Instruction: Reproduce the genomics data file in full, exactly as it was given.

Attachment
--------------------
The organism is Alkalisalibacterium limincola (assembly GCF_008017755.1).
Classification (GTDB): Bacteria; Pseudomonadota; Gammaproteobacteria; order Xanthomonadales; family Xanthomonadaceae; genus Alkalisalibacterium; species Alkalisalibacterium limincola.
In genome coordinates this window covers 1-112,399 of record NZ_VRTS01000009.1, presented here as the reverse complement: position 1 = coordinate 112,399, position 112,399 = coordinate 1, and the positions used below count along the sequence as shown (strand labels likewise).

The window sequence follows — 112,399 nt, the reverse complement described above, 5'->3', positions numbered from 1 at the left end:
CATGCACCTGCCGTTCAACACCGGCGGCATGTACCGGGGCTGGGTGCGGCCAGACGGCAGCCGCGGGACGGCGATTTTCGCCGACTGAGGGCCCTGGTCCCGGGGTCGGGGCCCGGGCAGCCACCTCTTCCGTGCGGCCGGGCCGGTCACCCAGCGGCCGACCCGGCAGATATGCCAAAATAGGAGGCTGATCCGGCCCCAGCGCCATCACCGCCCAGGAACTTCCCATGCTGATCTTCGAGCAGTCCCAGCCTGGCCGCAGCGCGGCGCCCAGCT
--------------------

The organism is Alkalisalibacterium limincola (assembly GCF_008017755.1).
Classification (GTDB): Bacteria; Pseudomonadota; Gammaproteobacteria; order Xanthomonadales; family Xanthomonadaceae; genus Alkalisalibacterium; species Alkalisalibacterium limincola.
In genome coordinates this window covers 1-112,399 of record NZ_VRTS01000009.1, presented here as the reverse complement: position 1 = coordinate 112,399, position 112,399 = coordinate 1, and the positions used below count along the sequence as shown (strand labels likewise).

The window sequence follows — 112,399 nt, the reverse complement described above, 5'->3', positions numbered from 1 at the left end:
CATGCACCTGCCGTTCAACACCGGCGGCATGTACCGGGGCTGGGTGCGGCCAGACGGCAGCCGCGGGACGGCGATTTTCGCCGACTGAGGGCCCTGGTCCCGGGGTCGGGGCCCGGGCAGCCACCTCTTCCGTGCGGCCGGGCCGGTCACCCAGCGGCCGACCCGGCAGATATGCCAAAATAGGAGGCTGATCCGGCCCCAGCGCCATCACCGCCCAGGAACTTCCCATGCTGATCTTCGAGCAGTCCCAGCCTGGCCGCAGCGCGGCGCCCAGCT